Thursday, November 30, 2006

Writer's Corner: William S. Burroughs

This is week two of the Beat Generation focus in the writer's corner, and this week features one of the most mysterious figures in modern history, William S. Burroughs. In an article in Salon Magazine in 1997, Richard Kadrey had this to say "For nearly half a century, he infected our literature, seeding it with his obsessions, suspicions and passions". The key word is infected, but more accurate word may be destroyed. His most famous work is "Naked Lunch", which was made into a movie in 1991, and follows the life of a bug exterminator who gets addicted to the chemicals that he uses on the job. It was that addiction that gave the novel a persistent sense of paranoia. Here is the opening line of "Naked Lunch", "I can feel the heat closing in, feel them out there making their moves, setting up their devil doll stool pigeons, crooning over my spoon and dropper I throw away at Washington Square Station". I believe it was his own personal addictions that allowed this fear and despair to creep into his work. Burrough's always focused on the underbelly of society, and glorified the "Junkie" at every turn. In a case of fact stranger than fiction, Burroughs shot and killed his common law wife in 1951, while attempting to emulate William Tell.

Burroughs most fascinating contribution to the literary world was the cut-up style of prose. There is always a fine line in art between genius and absurd, and Burroughs stumbled along that line in haze. The cut-up style is basically taking an existing piece of writing, cutting it into pieces with a word or a few words per piece, and then rearranging the text to create a new text. The result is a nonlinear work that is quite difficult to read. JG Ballard said this about the style "I think his whole cut-up approach was an attempt to cut through the apparent manifest content of language to what he hoped might be some sort of more truthful world".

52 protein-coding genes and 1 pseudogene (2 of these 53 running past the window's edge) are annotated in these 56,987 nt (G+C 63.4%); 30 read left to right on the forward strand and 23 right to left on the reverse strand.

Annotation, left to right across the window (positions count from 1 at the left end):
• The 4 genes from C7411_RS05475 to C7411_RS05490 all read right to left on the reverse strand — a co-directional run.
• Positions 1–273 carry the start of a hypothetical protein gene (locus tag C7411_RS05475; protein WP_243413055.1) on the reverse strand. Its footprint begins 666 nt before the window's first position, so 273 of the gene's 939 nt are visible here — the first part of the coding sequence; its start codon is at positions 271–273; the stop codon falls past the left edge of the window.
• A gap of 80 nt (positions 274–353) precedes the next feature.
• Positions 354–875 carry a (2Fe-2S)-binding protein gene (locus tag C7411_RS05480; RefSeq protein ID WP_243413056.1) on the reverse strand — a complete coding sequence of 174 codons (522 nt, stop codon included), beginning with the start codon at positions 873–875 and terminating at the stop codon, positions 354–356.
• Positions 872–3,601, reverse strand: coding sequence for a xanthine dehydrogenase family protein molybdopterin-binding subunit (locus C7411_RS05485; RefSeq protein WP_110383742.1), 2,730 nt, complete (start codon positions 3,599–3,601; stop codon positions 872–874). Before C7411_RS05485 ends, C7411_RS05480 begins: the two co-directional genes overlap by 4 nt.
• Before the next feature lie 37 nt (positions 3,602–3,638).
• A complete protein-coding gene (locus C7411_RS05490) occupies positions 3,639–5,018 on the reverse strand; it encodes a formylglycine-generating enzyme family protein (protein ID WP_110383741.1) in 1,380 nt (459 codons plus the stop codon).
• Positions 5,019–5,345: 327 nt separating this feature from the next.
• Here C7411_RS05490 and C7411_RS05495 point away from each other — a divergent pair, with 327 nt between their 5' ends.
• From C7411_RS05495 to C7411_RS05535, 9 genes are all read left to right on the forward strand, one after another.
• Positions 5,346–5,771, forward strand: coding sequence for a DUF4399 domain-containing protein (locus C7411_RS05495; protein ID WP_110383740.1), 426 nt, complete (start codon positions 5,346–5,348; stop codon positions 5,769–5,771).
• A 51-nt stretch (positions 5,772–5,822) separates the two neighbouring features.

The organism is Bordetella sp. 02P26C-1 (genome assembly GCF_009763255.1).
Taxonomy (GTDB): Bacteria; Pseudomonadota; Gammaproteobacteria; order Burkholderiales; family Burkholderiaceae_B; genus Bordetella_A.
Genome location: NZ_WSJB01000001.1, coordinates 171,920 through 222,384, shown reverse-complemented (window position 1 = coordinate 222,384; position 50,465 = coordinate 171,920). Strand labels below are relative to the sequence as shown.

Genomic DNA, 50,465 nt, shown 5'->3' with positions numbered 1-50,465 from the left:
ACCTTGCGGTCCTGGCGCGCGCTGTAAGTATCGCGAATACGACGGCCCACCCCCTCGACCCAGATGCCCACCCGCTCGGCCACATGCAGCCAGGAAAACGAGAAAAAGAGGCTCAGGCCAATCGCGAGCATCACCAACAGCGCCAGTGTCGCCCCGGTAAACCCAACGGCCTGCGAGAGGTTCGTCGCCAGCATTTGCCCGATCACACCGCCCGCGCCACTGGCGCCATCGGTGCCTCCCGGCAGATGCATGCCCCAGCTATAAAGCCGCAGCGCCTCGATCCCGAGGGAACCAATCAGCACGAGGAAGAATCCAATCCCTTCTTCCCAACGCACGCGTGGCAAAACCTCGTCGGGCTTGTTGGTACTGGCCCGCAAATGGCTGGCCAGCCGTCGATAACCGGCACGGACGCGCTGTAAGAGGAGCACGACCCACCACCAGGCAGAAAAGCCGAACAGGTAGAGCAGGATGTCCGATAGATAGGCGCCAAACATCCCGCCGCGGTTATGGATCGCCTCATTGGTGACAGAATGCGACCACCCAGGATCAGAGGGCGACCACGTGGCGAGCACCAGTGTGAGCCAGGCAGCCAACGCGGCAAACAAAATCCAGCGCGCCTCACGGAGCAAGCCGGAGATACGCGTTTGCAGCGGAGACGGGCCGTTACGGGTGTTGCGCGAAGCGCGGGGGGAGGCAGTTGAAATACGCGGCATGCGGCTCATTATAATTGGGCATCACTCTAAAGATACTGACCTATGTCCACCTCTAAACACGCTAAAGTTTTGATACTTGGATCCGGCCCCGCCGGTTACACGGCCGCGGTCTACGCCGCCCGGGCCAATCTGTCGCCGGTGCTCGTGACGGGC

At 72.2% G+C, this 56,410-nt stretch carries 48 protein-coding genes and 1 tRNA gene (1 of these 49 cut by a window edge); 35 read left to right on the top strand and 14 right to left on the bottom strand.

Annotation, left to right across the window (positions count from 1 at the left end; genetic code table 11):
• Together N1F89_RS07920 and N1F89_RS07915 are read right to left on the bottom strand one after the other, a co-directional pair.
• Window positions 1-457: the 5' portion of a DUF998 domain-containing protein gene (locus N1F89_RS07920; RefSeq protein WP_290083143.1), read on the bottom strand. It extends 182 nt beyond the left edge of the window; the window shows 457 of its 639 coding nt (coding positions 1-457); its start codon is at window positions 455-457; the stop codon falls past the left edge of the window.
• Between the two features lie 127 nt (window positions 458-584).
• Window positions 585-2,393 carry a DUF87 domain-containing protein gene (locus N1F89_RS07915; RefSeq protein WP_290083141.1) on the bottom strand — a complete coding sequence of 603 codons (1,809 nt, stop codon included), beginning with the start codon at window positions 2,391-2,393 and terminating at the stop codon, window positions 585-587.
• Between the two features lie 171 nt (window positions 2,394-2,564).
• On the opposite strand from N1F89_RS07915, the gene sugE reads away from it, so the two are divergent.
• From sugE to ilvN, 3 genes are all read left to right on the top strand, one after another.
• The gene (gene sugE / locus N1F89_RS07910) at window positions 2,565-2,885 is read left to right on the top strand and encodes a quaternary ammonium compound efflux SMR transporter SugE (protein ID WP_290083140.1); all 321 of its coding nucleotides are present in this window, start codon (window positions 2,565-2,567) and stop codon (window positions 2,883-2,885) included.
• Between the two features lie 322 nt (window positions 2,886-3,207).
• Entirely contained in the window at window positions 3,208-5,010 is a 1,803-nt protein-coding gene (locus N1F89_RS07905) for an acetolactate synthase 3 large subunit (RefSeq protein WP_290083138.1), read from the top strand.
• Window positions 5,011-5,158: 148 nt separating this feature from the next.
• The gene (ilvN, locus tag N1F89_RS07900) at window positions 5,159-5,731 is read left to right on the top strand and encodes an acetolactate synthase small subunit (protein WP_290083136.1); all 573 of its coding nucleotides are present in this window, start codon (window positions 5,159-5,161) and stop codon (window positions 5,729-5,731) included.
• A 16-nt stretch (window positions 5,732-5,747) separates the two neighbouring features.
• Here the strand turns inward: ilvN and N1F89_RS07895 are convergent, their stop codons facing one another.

Here is a except from the cut-up work Nova Express:
Nothing here now but the recordings may not refuse vision in setting forth -- Silence -- Don't answer -- That hospital melted into air -- The great wind revolving turrets towers palaces - Insubstantial sound and image flakes fall -Through all the streets time for him to forbear - Blest be he on walls and windows people and sky -- every part of your dust failing softly - falling in the dark mutinous "No more" -- My writing arm is paralyzed on this green land - Dead Hand, no more flesh scripts -- Last door-Shut off Mr. Bradly Mr. -- He heard your summons - Melted into air - You are yourself "Mr. Bradly Mr. Martin - "all the living and the dead - You are yourself -- There be -- Well that's about the closest way I know to tell you and papers rustling across city desks . . . fresh southerly winds a long time ago. (NE, pp. 186-87)

Here is Burroughs' personal take on the process.

Was he a genius or just a junkie? I don't know, but he was an interesting figure and a key part of the Beat Generation.

See Also:
Firehorse page
Interzone.org

Klaxons - Atlantis to Interzone (Klix Klax Remix) (mp3)
Matmos - Rag for William S. Burroughs (mp3)
William S. Burroughs - You Got Any Eggs For Fats? (from Naked Lunch) (mp3)

Painting by Jenny Long (she does incredible work!)